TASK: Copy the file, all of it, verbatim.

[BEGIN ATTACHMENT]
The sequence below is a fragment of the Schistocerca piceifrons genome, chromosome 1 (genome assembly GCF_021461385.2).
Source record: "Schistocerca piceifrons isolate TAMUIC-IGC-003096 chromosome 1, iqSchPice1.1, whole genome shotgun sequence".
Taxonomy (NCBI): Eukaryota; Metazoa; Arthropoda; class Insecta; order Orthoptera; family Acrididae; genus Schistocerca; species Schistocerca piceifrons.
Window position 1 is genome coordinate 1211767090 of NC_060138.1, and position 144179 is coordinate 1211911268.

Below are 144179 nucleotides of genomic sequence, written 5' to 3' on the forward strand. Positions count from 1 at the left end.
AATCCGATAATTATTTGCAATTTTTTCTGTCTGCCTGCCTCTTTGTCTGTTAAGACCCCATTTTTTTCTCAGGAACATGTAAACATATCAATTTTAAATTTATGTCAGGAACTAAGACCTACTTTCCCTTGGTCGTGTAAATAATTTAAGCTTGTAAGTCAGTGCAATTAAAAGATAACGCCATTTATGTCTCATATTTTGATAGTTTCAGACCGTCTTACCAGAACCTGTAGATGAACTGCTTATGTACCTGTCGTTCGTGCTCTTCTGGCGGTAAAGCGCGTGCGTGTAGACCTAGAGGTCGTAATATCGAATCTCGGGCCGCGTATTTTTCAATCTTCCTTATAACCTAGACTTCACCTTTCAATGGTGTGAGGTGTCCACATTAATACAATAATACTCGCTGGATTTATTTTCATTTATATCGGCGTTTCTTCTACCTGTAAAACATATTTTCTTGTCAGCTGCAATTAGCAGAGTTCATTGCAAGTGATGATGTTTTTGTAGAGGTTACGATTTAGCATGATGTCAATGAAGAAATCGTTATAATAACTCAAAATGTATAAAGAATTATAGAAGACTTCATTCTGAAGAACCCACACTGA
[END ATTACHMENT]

The sequence below is a fragment of the Schistocerca piceifrons genome, chromosome 1 (genome assembly GCF_021461385.2).
Source record: "Schistocerca piceifrons isolate TAMUIC-IGC-003096 chromosome 1, iqSchPice1.1, whole genome shotgun sequence".
Taxonomy (NCBI): Eukaryota; Metazoa; Arthropoda; class Insecta; order Orthoptera; family Acrididae; genus Schistocerca; species Schistocerca piceifrons.
Window position 1 is genome coordinate 1211767090 of NC_060138.1, and position 144179 is coordinate 1211911268.

Below are 144179 nucleotides of genomic sequence, written 5' to 3' on the forward strand. Positions count from 1 at the left end.
AATCCGATAATTATTTGCAATTTTTTCTGTCTGCCTGCCTCTTTGTCTGTTAAGACCCCATTTTTTTCTCAGGAACATGTAAACATATCAATTTTAAATTTATGTCAGGAACTAAGACCTACTTTCCCTTGGTCGTGTAAATAATTTAAGCTTGTAAGTCAGTGCAATTAAAAGATAACGCCATTTATGTCTCATATTTTGATAGTTTCAGACCGTCTTACCAGAACCTGTAGATGAACTGCTTATGTACCTGTCGTTCGTGCTCTTCTGGCGGTAAAGCGCGTGCGTGTAGACCTAGAGGTCGTAATATCGAATCTCGGGCCGCGTATTTTTCAATCTTCCTTATAACCTAGACTTCACCTTTCAATGGTGTGAGGTGTCCACATTAATACAATAATACTCGCTGGATTTATTTTCATTTATATCGGCGTTTCTTCTACCTGTAAAACATATTTTCTTGTCAGCTGCAATTAGCAGAGTTCATTGCAAGTGATGATGTTTTTGTAGAGGTTACGATTTAGCATGATGTCAATGAAGAAATCGTTATAATAACTCAAAATGTATAAAGAATTATAGAAGACTTCATTCTGAAGAACCCACACTGA